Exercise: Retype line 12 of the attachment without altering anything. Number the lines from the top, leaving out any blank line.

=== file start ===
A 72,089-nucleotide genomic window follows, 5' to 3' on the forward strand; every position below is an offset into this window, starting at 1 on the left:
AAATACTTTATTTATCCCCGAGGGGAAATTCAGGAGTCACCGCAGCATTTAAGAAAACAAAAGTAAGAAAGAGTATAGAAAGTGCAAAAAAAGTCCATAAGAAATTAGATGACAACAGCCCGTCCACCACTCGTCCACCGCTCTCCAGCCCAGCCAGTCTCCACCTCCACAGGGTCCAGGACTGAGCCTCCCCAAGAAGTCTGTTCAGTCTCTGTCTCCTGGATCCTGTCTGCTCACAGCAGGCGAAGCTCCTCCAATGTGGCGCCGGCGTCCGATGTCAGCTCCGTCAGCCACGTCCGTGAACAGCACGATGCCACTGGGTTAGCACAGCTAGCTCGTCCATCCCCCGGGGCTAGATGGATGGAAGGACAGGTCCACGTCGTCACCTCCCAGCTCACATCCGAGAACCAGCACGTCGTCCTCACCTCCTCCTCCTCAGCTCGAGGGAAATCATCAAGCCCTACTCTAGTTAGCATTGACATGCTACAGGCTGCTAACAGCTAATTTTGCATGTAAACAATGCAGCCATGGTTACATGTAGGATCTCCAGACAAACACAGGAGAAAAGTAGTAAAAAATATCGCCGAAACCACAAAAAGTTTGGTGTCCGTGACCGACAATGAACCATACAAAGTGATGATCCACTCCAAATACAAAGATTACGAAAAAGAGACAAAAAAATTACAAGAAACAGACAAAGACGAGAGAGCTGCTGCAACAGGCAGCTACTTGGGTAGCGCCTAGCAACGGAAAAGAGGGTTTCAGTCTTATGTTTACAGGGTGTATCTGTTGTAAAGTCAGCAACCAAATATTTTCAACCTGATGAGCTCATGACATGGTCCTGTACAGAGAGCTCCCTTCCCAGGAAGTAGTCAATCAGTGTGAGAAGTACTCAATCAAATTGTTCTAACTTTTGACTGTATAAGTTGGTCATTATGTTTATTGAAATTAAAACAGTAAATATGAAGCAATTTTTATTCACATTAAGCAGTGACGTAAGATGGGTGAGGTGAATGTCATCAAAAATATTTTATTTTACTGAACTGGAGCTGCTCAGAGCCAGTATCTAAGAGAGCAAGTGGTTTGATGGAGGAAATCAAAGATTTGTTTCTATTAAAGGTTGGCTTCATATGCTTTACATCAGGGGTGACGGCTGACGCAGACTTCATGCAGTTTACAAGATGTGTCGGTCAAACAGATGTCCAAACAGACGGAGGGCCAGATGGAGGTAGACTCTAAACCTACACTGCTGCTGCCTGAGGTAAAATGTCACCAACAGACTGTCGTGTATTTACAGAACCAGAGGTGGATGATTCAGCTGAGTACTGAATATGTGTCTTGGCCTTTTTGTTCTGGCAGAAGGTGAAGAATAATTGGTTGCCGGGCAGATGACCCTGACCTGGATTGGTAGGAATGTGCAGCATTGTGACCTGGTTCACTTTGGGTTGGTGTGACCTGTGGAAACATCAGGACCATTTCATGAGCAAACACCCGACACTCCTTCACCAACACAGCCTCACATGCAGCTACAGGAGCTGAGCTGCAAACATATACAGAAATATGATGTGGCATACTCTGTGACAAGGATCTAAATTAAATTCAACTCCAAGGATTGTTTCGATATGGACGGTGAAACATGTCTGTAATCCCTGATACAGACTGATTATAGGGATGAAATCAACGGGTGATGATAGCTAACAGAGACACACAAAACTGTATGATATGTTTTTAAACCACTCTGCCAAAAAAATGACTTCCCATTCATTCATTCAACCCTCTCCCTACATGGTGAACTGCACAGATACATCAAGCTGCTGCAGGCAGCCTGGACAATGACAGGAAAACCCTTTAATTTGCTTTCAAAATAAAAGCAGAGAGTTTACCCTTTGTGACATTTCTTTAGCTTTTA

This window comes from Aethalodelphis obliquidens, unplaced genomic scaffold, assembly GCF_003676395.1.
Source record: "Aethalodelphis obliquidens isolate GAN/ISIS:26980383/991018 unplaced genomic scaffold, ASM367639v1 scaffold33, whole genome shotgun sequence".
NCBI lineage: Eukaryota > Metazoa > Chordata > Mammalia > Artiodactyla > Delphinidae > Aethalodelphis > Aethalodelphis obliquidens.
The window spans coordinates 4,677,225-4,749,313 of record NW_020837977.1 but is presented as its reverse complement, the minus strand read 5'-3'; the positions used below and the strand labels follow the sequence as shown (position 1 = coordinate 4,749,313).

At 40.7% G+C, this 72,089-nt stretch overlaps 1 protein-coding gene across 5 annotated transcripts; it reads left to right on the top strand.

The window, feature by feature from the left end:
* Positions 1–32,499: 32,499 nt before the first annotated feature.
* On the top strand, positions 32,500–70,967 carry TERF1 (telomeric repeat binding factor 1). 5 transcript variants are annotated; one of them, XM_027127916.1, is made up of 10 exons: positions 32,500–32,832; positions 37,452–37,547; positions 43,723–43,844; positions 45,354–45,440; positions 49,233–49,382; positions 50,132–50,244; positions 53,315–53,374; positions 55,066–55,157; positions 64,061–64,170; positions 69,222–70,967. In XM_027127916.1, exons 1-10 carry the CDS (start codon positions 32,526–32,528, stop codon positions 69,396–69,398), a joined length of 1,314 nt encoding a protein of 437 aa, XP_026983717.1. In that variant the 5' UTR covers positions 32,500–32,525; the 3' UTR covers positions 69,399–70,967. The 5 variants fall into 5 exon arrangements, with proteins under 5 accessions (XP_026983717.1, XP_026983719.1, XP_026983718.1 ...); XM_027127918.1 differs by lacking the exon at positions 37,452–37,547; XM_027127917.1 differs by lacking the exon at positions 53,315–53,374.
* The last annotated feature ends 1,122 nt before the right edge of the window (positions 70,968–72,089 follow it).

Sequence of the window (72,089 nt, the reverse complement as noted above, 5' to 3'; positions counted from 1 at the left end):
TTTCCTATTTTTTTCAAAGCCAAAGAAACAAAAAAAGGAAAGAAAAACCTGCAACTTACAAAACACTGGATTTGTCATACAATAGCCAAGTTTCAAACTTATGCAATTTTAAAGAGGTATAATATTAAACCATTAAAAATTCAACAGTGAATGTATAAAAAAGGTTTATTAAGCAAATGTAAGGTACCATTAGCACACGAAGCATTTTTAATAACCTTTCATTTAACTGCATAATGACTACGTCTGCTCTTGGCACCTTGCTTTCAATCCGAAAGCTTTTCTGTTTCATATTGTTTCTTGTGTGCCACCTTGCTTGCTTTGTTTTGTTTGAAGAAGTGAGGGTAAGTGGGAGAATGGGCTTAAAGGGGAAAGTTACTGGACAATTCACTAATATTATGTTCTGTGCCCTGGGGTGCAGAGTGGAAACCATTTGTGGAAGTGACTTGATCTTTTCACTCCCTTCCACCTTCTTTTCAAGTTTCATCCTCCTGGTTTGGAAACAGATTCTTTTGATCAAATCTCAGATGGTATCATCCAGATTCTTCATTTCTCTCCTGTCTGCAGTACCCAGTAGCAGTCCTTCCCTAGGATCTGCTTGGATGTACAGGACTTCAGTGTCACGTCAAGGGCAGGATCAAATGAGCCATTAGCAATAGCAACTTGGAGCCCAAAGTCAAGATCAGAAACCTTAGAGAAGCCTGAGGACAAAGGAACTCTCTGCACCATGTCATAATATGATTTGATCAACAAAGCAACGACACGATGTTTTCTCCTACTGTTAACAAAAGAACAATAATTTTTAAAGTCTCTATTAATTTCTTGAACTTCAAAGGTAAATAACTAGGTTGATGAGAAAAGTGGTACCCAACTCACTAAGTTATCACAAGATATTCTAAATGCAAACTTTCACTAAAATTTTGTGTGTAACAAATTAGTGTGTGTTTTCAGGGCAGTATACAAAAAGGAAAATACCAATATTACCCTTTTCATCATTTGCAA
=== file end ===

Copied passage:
Sequence of the window (72,089 nt, the reverse complement as noted above, 5' to 3'; positions counted from 1 at the left end):